There is, it must be said, not a great deal of variation in local war memorials. They tend to be large stone obelisks bearing the names of people from the immediate area who gave their lives in service of their country, principally in either the First or Second World Wars. The war memorial in Gheluvelt Park, on the other hand, is made mostly of metal, is quite educational, and, when you consider the implications, really rather sobering.
The Piece of Land Subsequently Known as...
Historically the park land has had a number of owners, though the details are somewhat patchy. Prior to the 18th Century it is not known who owned the land, but it is thought to have been used for iron working. Most of the land was owned by the Cookes family for much of the 18th Century, though around 1751 the land was leased to a Mr Garway, and seems to have been a fuller's yard1. Comprising of a mill and eight pools, the works were primarily used for making sailcloth. Sometime during the next four decades the lease expired, and Barbourne House was built on the northern edge of the land, with the remainder being the house's gardens. It is known that the Reverend Thomas Cookes lived there in 1788, and he bought up several of the surrounding plots of land in next couple of decades.
It is possible that the Reverend Thomas may have overstretched himself, as the Barbourne House and gardens were sold to JP Lavender, a banker, in 1838. Lavender evidently already owned a big house on the other side of Lavender Road to Barbourne House: Lavender House. Who lived in Barborne House after the sale isn't clear, although it could have been bought for Lavender's daughter Mary and her husband John Mathew Gutch. John died in 1861, and Mary followed in 1873. In 1881 the land was sold again, and the House turned into Barbourne College. The college lasted just short of 30 years, and the land was once again on the market in 1909. Worcester City Council initially considered purchasing the site in order to make it into a public park, but had second thoughts when World War I broke out.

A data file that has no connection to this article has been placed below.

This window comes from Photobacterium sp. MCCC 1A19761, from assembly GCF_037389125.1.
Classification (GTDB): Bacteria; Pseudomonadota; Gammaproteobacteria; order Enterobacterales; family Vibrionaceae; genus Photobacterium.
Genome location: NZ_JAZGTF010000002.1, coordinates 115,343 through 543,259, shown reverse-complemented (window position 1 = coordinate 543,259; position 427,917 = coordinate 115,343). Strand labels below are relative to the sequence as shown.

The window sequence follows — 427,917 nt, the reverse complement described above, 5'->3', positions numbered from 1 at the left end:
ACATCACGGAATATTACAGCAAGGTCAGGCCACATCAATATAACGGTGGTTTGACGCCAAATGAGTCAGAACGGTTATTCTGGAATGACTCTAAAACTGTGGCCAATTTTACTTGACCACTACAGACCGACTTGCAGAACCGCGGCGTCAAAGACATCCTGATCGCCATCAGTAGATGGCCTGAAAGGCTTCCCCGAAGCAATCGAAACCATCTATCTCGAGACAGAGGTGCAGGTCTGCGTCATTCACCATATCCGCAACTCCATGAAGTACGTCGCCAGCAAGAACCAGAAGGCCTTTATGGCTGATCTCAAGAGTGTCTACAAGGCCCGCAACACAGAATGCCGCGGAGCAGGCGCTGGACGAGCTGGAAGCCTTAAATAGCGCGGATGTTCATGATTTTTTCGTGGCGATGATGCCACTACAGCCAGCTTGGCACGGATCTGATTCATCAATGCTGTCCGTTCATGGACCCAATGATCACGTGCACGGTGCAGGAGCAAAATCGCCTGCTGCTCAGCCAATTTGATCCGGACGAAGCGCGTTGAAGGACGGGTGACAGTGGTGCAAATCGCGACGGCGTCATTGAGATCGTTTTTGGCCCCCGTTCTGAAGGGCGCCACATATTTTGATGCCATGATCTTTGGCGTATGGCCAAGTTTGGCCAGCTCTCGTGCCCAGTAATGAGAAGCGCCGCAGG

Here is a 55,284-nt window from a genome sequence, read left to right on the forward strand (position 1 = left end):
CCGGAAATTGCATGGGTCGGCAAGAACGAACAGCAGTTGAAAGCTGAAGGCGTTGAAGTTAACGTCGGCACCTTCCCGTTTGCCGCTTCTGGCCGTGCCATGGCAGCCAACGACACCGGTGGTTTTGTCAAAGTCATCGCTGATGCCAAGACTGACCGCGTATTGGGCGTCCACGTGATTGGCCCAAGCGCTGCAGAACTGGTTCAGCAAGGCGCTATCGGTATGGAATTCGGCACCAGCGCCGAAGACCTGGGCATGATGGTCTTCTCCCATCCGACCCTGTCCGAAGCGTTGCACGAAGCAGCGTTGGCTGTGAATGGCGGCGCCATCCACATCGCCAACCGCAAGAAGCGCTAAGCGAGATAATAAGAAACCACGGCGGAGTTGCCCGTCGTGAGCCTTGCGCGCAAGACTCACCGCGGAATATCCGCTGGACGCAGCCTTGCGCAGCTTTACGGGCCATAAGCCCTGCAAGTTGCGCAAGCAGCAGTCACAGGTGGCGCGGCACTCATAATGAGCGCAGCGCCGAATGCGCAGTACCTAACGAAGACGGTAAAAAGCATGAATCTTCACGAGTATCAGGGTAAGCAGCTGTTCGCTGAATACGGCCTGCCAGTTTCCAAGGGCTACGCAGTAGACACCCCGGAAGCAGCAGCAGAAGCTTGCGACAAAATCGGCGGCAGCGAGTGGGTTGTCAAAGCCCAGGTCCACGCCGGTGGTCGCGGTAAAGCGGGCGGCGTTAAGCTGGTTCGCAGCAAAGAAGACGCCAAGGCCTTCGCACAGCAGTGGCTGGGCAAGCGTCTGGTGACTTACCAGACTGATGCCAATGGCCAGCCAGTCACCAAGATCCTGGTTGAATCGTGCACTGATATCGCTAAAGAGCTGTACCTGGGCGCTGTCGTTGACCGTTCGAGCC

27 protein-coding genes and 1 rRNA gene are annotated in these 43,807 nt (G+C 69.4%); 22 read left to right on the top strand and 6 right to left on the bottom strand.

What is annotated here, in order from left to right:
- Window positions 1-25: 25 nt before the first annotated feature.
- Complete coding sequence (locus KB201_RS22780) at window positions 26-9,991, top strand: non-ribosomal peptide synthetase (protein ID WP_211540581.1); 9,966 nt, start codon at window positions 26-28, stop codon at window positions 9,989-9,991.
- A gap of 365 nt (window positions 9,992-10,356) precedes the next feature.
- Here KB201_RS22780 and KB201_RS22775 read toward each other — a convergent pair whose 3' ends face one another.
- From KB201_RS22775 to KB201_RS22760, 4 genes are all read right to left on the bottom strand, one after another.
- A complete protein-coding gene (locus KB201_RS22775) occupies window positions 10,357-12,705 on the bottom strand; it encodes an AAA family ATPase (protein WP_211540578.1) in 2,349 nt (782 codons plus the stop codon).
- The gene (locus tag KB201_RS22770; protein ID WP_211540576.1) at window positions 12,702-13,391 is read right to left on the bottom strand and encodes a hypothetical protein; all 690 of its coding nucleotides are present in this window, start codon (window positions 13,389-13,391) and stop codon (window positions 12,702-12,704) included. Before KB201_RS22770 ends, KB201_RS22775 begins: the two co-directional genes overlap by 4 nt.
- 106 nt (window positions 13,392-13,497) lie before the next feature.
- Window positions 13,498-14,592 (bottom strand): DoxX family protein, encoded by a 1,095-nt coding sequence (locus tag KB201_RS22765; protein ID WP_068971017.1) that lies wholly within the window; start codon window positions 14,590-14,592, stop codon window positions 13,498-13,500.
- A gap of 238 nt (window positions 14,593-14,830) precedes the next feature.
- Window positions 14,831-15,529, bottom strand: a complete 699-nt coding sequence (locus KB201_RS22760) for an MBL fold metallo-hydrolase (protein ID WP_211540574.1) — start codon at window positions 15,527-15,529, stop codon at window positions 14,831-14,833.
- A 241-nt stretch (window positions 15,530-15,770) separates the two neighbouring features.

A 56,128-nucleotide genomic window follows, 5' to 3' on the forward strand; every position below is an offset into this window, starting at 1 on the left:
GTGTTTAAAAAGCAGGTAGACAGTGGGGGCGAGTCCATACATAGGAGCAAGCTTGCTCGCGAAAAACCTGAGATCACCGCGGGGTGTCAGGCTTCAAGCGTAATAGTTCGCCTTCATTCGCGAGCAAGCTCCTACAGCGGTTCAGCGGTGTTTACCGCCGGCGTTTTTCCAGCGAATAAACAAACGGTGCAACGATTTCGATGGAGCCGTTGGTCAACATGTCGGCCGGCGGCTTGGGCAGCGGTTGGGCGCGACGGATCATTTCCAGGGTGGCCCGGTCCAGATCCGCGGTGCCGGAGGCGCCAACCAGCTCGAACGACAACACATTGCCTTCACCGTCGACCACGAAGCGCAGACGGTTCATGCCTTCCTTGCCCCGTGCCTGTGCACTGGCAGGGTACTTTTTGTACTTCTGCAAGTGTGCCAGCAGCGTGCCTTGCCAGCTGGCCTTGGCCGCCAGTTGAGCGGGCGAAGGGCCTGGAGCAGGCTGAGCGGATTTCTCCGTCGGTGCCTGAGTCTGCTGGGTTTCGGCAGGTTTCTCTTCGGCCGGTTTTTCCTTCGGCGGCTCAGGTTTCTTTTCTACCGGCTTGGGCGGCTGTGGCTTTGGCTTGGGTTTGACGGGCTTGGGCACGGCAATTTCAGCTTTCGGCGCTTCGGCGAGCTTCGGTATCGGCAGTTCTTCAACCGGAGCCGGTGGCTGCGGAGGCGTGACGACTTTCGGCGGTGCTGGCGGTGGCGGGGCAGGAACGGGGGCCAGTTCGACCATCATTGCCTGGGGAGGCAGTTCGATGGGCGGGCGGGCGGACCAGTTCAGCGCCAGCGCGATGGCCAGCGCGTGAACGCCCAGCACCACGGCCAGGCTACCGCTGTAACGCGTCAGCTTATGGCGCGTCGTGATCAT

What's in a Name?
The battle of Gheluvelt was one of the earlier engagements of World War I. The British Expeditionary Force had formed a line in Belgium in order to prevent the Germans from reaching the Channel ports. On 31 October, 1914, the line broke at Gheluvelt near Ypres, and the only soldiers in the area available to plug the gap were the 2nd Battalion of the Worcestershire regiment. They mounted a bayonet charge, and successfully pushed back against more than a thousand German troops. They plugged the gap, and kept the line, but suffered 34 dead with another 158 injured men.
In 1918 the park was actually purchased by the Mayor, with the intention of passing it on to the council when funds were available, and it was in this year that the area started to become known as Gheluvelt Park. A tank was donated to the city and placed in the park, though it has since been removed. Within a few years homes were built on the north border, on the site of Barbourne House, facing into the park, for retired or injured servicemen or their widows. Several of the initial occupants of the houses were injured in the battle of Gheluvelt.